Colorado Health Officials Walk Back Proposed Weed-Edibles Ban, Hours After It Goes Public

Colorado Officials Backtrack On Call For Pot-Edibles Ban

Colorado health officials on Monday backtracked on their call to ban almost all recreational marijuana edibles in the state, just hours after their recommendation for such a prohibition surfaced publicly.

The Colorado Department of Public Health and Environment backed away from its recommendation for a ban after outraged marijuana industry representatives argued that state voters made all forms of marijuana legal in 2012. The Associated Press's Kristen Wyatt reported that a Health Department official said a ban "was not our intent."

Talk of an edibles ban came as lawmakers, industry representatives and state officials on Monday discussed what should be included in a Colorado House bill that would add restrictions to the sale of edible marijuana products. Marijuana edibles -- food and beverage products infused with compounds derived from marijuana, such as THC or CBD -- have been under fire following two high-profile deaths that may have been linked to the treats.

The Health Department's recommendation "is just that, a recommendation," said Dr. Larry Wolk, the department's executive director and chief medical officer, in a statement following Monday's working group meeting. “Our recommendation does not represent the view of the governor’s office, nor was it reviewed by the governor. It was put together only in consideration of the public health challenges of underage marijuana ingestion."

The department's written suggestion, obtained by The Huffington Post, was one of several discussed during the meeting of legislators, state officials and industry representatives. But it was the only one calling for what amounted to a ban of almost all edible marijuana products. State lawmakers have proposed reducing serving sizes to 10 milligrams of THC -- about the amount in a medium-sized joint -- from 100 milligrams, requiring clearer labeling, and creating new safeguards to ensure children can't get their hands on cannabis-infused foods.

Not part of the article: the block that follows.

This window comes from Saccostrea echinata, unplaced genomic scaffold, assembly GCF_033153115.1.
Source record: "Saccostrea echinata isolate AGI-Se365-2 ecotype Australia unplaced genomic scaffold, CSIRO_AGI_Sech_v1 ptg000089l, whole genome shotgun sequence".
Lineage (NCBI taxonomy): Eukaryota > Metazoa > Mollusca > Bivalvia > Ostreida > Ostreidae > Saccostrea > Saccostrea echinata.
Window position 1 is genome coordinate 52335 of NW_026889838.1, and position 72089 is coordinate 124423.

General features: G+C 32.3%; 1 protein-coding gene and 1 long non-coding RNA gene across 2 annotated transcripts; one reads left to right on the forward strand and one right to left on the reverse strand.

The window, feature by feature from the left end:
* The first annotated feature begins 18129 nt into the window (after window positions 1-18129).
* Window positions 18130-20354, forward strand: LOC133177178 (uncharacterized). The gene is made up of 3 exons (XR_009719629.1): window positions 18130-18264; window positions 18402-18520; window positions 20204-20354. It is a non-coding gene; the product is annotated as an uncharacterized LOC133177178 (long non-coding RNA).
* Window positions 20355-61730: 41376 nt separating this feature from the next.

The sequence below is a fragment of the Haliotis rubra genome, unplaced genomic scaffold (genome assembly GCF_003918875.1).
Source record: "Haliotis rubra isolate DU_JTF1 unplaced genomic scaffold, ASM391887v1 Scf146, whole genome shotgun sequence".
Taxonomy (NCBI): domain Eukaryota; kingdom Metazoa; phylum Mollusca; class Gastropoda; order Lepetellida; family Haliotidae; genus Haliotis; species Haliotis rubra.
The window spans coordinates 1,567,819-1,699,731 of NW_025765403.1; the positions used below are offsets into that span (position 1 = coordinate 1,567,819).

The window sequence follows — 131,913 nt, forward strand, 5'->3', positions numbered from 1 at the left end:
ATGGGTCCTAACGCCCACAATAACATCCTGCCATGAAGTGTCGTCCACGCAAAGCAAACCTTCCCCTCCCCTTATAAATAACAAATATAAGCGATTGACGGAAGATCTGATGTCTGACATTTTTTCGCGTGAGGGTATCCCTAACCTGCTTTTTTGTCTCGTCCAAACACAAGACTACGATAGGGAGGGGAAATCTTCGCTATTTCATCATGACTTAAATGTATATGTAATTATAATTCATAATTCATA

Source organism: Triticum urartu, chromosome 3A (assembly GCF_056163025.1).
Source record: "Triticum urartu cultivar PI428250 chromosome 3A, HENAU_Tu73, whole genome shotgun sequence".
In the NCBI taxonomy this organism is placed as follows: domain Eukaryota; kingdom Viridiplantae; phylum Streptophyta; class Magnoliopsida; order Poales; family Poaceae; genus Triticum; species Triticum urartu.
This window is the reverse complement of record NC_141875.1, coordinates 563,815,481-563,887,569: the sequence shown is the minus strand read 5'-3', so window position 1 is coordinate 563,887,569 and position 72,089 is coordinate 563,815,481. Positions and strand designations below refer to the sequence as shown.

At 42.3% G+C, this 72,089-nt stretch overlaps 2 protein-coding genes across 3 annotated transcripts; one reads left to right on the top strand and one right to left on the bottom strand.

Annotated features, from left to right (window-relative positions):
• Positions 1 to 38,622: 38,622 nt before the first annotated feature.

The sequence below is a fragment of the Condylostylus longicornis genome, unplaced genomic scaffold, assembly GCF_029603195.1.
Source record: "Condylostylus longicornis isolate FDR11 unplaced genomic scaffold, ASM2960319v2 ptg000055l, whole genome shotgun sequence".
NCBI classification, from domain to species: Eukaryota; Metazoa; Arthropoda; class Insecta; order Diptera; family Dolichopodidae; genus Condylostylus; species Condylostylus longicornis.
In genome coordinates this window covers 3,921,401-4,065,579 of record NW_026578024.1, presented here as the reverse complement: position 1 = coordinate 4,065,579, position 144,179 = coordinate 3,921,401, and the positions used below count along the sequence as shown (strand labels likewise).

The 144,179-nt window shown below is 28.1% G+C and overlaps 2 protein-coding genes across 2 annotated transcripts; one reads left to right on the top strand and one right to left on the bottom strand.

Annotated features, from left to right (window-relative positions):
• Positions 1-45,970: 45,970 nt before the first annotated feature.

"Prohibit the production of retail edible marijuana products other than a simple lozenge/hard candy or tinctures that are plainly labeled using universal symbol(s) and that users can add to their products at home," the Health Department recommended. "Hard candy/lozenges would be manufactured in single 10 mg doses/lozenges and tinctures would be produced and labeled with dosing instructions, such as two drops equals 10 mg."

The bill requires that a working group be assembled before passage to discuss concerns, recommendations and requests regarding marijuana edibles. The working group will not draft rules. Instead, it will produce a report that includes recommendations so lawmakers can best understand the issues and the suggestions.

The Colorado Department of Revenue's Marijuana Enforcement Division, which oversees the state's marijuana industry, including edibles, would make the final rules based on recommendations from the working group and state lawmakers after the 2015 legislative session.

"It is important to note that we will be collecting both supportive and dissenting opinions for each recommendation during the working group process and these opinions will be included in the Division's report to the general assembly," Natriece Bryant, communications specialist at Colorado's Department of Revenue, told HuffPost. "The Division views its primary role as a facilitator to the working group process and as drafter of the final report, it is our role, at this juncture, to ensure that all of the underlying issues and potential recommendations are identified, considered and included in the report."

"Unfortunately, this debate is often driven by a small faction of people whose goal is to reinstate the failed policy of prohibition," Mason Tvert, communications director for Marijuana Policy Project, told HuffPost. "It’s unfortunate that so much time is being spent discussing proposed bans, when it could be spent discussing realistic approaches that could actually have the intended effect of preventing accidental and over-consumption."

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